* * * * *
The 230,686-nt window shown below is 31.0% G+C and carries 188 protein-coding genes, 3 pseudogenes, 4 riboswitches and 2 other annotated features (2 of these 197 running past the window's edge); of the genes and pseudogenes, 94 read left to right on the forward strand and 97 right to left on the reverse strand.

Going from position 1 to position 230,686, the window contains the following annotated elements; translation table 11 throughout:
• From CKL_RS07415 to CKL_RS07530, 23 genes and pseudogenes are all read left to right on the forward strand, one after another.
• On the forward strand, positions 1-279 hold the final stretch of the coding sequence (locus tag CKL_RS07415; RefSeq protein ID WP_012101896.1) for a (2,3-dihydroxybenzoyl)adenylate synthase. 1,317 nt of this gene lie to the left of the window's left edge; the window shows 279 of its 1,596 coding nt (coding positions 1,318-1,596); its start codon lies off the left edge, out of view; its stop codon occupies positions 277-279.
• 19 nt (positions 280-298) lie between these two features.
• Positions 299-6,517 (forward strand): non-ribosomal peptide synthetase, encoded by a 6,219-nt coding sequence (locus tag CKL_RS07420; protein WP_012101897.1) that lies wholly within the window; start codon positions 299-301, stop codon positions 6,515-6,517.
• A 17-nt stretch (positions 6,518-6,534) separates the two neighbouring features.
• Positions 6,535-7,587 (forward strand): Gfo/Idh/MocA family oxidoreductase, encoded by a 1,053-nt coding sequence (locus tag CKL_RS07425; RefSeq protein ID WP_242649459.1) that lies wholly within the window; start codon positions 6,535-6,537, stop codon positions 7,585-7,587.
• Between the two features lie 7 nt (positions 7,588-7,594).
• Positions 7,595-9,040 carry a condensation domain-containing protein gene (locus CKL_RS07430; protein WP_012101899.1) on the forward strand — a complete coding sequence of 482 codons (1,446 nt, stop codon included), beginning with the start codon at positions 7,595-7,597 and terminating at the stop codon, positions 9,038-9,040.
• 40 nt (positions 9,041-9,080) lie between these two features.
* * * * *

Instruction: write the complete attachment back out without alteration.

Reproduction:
The 230,686-nt window shown below is 31.0% G+C and carries 188 protein-coding genes, 3 pseudogenes, 4 riboswitches and 2 other annotated features (2 of these 197 running past the window's edge); of the genes and pseudogenes, 94 read left to right on the forward strand and 97 right to left on the reverse strand.

Going from position 1 to position 230,686, the window contains the following annotated elements; translation table 11 throughout:
• From CKL_RS07415 to CKL_RS07530, 23 genes and pseudogenes are all read left to right on the forward strand, one after another.
• On the forward strand, positions 1-279 hold the final stretch of the coding sequence (locus tag CKL_RS07415; RefSeq protein ID WP_012101896.1) for a (2,3-dihydroxybenzoyl)adenylate synthase. 1,317 nt of this gene lie to the left of the window's left edge; the window shows 279 of its 1,596 coding nt (coding positions 1,318-1,596); its start codon lies off the left edge, out of view; its stop codon occupies positions 277-279.
• 19 nt (positions 280-298) lie between these two features.
• Positions 299-6,517 (forward strand): non-ribosomal peptide synthetase, encoded by a 6,219-nt coding sequence (locus tag CKL_RS07420; protein WP_012101897.1) that lies wholly within the window; start codon positions 299-301, stop codon positions 6,515-6,517.
• A 17-nt stretch (positions 6,518-6,534) separates the two neighbouring features.
• Positions 6,535-7,587 (forward strand): Gfo/Idh/MocA family oxidoreductase, encoded by a 1,053-nt coding sequence (locus tag CKL_RS07425; RefSeq protein ID WP_242649459.1) that lies wholly within the window; start codon positions 6,535-6,537, stop codon positions 7,585-7,587.
• Between the two features lie 7 nt (positions 7,588-7,594).
• Positions 7,595-9,040 carry a condensation domain-containing protein gene (locus CKL_RS07430; protein WP_012101899.1) on the forward strand — a complete coding sequence of 482 codons (1,446 nt, stop codon included), beginning with the start codon at positions 7,595-7,597 and terminating at the stop codon, positions 9,038-9,040.
• 40 nt (positions 9,041-9,080) lie between these two features.